Monday, February 15, 2010

ode to lawyers

This for my brother, who asked for it; it’s one story I’m writing, I was going to make it a bit longer but decided to add the last paragraph instead.

Cicero stepped off the shuttle in Hamrabar and looked around; after all, he thought, this is going to be my new home for the next two-and-a-half years.” He knew that law school normally took three years, but I’m going to complete it in 2½, he promised himself. He wasn’t impressed by the spaceport: there was just one building, and he guessed you picked up your luggage and hired transportation there, if necessary. Luckily my bags were sent ahead to the school, he told himself. He boarded the bus that would take him to his new home and then waited, tapping his foot on the floor, while the bus slowly filled up. He took out his i-world, plugged in his head phones and put on his Rock playlist to make waiting easier.

When he next looked up, the scenery was rapidly moving by; he looked around within the bus and saw that every seat, including the one next to him, was occupied. The young man was giving him a dirty look; he gave one back, with interest. Just because I move to my music, he thought with a scowl, that doesn’t entitle him to complain. He added a gesture, to make clear his disapproval and turned to look out the window. The view out the window was mostly trees and grass, so he disappeared back into rock ‘n roll, not caring what the idiot in the seat next to him thought.

He was partially concentrating on the bus’s movement, so when it began to slow, he realized it immediately. He shut off his i-world, packed it back in its stainless steel case—can never be too careful with my baby—and made his way forward. Wanting his first view of the Douglas MacArthur Law School, he thought it odd that a law school should be named after a general, but as long as it was a good school, he didn’t much care. Not even noticing the people he bumped or the looks and words that were directed at him, he grasped the bar on the ceiling and gazed out the windshield.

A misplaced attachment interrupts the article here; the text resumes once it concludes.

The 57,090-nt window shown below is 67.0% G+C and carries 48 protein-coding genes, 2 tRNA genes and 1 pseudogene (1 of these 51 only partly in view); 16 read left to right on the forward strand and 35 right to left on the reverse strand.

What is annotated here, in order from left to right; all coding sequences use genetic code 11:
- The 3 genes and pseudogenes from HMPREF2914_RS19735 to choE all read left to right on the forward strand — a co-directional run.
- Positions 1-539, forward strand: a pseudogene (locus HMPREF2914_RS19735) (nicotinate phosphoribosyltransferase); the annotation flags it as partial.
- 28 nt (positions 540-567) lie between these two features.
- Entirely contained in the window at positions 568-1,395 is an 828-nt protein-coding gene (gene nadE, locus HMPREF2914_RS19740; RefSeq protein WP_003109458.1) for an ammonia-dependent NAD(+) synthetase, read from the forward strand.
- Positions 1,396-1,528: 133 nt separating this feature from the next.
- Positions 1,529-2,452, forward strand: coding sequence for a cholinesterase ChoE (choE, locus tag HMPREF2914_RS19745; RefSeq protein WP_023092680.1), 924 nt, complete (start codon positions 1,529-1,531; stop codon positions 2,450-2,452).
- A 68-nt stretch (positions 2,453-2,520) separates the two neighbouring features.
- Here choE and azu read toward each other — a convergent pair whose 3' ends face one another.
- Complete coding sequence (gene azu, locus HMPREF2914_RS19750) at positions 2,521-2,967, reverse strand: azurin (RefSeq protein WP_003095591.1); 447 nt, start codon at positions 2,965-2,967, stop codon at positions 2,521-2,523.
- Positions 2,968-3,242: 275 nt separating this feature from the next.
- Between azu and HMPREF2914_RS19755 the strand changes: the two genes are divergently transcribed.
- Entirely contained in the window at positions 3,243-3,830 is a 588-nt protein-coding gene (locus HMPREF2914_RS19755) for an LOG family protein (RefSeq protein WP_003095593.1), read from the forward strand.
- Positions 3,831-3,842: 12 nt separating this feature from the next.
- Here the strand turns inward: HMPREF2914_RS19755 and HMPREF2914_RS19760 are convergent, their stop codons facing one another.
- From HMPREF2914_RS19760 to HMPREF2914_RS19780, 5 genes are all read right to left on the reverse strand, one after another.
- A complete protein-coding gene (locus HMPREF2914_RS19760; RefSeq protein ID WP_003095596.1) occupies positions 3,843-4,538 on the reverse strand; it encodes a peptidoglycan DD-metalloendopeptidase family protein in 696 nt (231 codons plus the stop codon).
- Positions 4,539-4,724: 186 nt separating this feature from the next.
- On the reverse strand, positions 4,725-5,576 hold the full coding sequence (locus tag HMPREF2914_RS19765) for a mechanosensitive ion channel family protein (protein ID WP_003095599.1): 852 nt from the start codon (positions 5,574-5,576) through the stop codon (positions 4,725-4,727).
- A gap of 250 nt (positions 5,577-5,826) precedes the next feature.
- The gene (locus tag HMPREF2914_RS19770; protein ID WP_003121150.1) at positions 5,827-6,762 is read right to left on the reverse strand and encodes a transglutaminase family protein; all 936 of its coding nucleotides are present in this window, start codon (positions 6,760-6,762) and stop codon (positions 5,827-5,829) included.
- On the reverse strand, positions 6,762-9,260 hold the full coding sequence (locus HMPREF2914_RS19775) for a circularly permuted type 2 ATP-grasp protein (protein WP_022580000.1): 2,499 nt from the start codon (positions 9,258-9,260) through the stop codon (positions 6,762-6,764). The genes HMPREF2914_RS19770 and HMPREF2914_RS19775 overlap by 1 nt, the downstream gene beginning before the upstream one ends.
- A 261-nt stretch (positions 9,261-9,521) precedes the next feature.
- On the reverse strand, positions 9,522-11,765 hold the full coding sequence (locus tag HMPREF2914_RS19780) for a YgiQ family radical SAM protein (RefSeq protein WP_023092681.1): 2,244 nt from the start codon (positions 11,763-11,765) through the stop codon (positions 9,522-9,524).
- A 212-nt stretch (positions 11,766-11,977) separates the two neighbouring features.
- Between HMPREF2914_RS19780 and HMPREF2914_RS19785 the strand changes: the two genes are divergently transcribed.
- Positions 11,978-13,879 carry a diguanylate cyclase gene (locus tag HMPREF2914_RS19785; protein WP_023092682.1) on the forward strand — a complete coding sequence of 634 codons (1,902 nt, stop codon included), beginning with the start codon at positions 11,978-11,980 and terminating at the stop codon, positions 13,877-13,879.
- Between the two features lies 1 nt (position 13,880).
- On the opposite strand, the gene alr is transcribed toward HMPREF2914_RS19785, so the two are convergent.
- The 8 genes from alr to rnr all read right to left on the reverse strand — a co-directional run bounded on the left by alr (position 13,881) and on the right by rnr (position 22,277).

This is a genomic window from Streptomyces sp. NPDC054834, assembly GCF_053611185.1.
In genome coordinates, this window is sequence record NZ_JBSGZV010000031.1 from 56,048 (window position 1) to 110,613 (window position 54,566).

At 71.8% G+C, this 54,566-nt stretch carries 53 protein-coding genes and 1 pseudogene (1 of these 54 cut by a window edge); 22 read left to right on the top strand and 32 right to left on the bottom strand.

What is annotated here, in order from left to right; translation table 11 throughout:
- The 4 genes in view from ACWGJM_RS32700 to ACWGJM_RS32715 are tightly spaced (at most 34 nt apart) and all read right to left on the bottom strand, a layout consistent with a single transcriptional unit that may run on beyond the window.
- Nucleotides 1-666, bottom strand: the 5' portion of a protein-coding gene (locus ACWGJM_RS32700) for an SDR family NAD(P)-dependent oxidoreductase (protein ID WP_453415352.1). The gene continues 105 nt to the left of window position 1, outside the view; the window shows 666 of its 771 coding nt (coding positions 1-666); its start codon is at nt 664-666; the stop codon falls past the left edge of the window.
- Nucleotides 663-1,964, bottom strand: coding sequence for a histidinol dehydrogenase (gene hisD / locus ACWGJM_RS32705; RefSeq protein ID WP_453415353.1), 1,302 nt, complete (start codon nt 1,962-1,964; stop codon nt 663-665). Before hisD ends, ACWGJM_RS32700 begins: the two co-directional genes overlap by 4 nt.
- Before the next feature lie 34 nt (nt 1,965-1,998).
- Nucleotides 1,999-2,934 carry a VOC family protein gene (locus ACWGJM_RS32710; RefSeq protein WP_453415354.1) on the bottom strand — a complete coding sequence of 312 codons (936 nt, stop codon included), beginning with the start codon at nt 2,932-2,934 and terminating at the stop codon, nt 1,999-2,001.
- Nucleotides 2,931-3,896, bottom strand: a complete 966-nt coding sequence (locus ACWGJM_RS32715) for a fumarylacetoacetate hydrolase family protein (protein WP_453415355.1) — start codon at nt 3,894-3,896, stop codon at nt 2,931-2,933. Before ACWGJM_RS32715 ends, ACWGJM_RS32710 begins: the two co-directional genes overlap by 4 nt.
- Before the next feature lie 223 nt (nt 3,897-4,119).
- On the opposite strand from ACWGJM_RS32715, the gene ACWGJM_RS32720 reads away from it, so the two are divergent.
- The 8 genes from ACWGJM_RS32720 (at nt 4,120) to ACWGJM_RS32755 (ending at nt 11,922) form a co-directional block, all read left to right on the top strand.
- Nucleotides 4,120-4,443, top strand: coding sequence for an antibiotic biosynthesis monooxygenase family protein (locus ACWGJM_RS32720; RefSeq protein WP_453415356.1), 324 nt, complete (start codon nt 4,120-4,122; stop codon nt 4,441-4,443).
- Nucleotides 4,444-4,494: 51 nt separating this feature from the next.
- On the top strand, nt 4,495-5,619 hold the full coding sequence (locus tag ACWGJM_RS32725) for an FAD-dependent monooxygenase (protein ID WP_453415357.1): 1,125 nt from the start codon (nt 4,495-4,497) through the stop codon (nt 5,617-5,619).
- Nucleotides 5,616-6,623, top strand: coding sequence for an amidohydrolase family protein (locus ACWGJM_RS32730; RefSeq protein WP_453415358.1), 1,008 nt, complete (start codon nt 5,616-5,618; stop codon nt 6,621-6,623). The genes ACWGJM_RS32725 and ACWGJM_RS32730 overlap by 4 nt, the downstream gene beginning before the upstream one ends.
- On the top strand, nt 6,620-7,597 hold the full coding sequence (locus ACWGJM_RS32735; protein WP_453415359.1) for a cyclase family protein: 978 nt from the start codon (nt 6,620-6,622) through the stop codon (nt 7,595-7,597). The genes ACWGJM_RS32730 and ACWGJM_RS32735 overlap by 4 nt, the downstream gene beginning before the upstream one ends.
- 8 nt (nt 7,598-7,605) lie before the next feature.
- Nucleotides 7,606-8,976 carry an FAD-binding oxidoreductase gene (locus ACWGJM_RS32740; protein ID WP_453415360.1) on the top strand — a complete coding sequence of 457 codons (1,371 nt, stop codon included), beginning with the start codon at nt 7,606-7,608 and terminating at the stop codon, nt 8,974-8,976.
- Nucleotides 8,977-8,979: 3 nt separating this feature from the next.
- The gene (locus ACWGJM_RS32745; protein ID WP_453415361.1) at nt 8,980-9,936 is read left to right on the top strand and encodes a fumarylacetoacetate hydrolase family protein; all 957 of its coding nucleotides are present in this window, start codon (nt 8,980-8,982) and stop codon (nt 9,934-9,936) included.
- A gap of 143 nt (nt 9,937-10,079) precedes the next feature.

His eyes were immediately drawn to the huge rotunda on the new technology building. The bus came to a complete stop, and he nearly went through the windshield. That’s why I’m holding on to this bar, he reminded himself. A MacArthur school ambassador greeted the bus and its passengers, of which he was the first one off.

Then a death star—Hey, I didn’t call for a death star—appeared above the planet that was home to the most prestigious law schools and law firms. Hey this planet isn’t Alderaan. The massive weapon powered its laser and fired. Having no jedi to save the day, Hamrabar was vaporized and a cheer went up from the rest of the universe.

Note: no actual lawyers were harmed in the writing of this piece.

Excerpt of conversation between Mark and me:
Me: you'll be happy to know that, in the stories I've written and am in the process of writing, I haven't killed any lawyers.
Mark: What's stopping you? Sheesh
Me: I can't just put all lawyers on a planet and do it Alderaan style, it has to fit. This is the relevant part of my conversation.

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